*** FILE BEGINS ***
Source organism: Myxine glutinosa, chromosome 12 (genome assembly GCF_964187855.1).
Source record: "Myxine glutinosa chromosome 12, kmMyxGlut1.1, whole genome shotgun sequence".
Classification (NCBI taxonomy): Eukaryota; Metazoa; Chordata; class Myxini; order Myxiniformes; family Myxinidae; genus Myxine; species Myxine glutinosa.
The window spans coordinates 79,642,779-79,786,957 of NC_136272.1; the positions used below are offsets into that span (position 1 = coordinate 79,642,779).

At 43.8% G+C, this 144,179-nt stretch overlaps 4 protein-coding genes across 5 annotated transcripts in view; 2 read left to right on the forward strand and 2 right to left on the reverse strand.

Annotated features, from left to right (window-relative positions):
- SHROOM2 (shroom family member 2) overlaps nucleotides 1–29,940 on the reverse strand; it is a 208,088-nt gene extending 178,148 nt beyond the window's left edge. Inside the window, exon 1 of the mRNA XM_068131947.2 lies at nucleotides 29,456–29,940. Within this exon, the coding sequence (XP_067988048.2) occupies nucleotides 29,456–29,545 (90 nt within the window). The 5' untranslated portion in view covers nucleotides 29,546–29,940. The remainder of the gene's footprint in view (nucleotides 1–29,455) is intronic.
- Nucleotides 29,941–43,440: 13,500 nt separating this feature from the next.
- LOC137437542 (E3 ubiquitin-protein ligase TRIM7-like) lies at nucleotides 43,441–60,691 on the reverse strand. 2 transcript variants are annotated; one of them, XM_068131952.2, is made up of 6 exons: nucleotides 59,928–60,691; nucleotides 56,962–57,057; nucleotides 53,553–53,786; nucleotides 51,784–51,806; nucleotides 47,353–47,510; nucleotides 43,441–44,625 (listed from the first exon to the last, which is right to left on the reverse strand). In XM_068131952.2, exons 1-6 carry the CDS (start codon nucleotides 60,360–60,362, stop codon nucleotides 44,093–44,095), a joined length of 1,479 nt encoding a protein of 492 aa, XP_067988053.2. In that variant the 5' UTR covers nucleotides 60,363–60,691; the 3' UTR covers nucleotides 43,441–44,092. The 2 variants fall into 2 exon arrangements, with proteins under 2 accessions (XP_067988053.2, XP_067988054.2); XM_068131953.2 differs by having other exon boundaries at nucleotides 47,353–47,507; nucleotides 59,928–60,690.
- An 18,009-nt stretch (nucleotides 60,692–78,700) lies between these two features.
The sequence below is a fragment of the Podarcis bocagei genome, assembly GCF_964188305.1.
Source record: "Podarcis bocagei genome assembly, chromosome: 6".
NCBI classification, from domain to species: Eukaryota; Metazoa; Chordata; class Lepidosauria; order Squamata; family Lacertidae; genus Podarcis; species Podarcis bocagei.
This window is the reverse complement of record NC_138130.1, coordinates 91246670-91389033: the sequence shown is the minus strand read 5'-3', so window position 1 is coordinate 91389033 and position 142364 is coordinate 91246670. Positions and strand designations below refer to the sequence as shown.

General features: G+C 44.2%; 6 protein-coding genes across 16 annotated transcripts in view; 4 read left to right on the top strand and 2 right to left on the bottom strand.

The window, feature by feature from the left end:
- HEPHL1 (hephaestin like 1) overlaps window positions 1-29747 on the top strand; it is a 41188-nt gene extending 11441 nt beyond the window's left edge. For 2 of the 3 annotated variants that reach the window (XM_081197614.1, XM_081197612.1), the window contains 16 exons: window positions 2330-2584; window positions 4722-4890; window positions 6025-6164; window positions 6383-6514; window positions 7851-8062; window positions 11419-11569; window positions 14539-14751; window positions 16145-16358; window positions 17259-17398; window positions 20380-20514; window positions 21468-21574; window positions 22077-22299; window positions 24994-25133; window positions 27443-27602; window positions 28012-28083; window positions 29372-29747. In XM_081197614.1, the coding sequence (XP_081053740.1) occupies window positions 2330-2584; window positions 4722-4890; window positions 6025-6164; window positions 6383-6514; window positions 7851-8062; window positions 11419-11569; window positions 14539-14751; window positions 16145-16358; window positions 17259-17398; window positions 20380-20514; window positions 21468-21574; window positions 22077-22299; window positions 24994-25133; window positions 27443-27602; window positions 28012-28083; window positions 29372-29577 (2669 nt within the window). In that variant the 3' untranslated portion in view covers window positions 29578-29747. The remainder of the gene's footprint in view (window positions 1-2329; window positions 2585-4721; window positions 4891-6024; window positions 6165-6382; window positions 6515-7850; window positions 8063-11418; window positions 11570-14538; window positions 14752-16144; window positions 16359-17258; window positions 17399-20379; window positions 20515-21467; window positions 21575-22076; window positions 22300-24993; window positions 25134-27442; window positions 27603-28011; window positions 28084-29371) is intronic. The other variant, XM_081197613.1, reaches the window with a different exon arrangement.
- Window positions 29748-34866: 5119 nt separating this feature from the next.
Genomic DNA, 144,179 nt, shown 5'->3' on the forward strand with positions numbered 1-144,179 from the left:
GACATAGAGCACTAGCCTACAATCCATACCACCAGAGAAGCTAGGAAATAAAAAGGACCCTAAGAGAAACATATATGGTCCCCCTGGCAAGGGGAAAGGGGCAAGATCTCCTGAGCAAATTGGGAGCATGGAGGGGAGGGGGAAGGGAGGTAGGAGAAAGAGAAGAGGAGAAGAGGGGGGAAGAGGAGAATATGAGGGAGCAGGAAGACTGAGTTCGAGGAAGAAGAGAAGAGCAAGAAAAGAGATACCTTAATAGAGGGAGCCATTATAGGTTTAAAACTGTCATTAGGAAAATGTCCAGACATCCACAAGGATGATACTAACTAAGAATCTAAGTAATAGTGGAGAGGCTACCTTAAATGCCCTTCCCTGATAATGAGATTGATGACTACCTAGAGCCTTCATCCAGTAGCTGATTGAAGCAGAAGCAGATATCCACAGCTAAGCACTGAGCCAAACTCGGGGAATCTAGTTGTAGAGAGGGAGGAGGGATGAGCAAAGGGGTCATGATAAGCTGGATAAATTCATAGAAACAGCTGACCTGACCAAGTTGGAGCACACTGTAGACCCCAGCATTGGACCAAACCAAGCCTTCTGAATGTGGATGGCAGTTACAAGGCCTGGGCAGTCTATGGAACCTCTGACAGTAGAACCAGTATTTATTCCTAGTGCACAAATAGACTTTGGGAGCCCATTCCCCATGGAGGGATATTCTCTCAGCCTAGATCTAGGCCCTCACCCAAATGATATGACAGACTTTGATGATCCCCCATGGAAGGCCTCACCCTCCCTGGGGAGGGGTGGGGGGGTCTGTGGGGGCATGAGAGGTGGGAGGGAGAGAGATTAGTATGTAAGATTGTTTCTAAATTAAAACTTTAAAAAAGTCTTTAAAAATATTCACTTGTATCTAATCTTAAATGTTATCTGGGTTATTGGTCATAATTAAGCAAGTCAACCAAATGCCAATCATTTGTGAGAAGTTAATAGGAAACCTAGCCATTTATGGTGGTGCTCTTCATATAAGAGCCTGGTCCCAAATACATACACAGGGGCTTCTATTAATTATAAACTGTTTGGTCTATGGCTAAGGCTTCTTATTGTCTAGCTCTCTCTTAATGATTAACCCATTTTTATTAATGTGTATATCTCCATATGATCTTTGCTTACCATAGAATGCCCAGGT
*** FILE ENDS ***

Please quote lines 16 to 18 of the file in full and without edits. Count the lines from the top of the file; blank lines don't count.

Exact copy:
The window, feature by feature from the left end:
- HEPHL1 (hephaestin like 1) overlaps window positions 1-29747 on the top strand; it is a 41188-nt gene extending 11441 nt beyond the window's left edge. For 2 of the 3 annotated variants that reach the window (XM_081197614.1, XM_081197612.1), the window contains 16 exons: window positions 2330-2584; window positions 4722-4890; window positions 6025-6164; window positions 6383-6514; window positions 7851-8062; window positions 11419-11569; window positions 14539-14751; window positions 16145-16358; window positions 17259-17398; window positions 20380-20514; window positions 21468-21574; window positions 22077-22299; window positions 24994-25133; window positions 27443-27602; window positions 28012-28083; window positions 29372-29747. In XM_081197614.1, the coding sequence (XP_081053740.1) occupies window positions 2330-2584; window positions 4722-4890; window positions 6025-6164; window positions 6383-6514; window positions 7851-8062; window positions 11419-11569; window positions 14539-14751; window positions 16145-16358; window positions 17259-17398; window positions 20380-20514; window positions 21468-21574; window positions 22077-22299; window positions 24994-25133; window positions 27443-27602; window positions 28012-28083; window positions 29372-29577 (2669 nt within the window). In that variant the 3' untranslated portion in view covers window positions 29578-29747. The remainder of the gene's footprint in view (window positions 1-2329; window positions 2585-4721; window positions 4891-6024; window positions 6165-6382; window positions 6515-7850; window positions 8063-11418; window positions 11570-14538; window positions 14752-16144; window positions 16359-17258; window positions 17399-20379; window positions 20515-21467; window positions 21575-22076; window positions 22300-24993; window positions 25134-27442; window positions 27603-28011; window positions 28084-29371) is intronic. The other variant, XM_081197613.1, reaches the window with a different exon arrangement.
- Window positions 29748-34866: 5119 nt separating this feature from the next.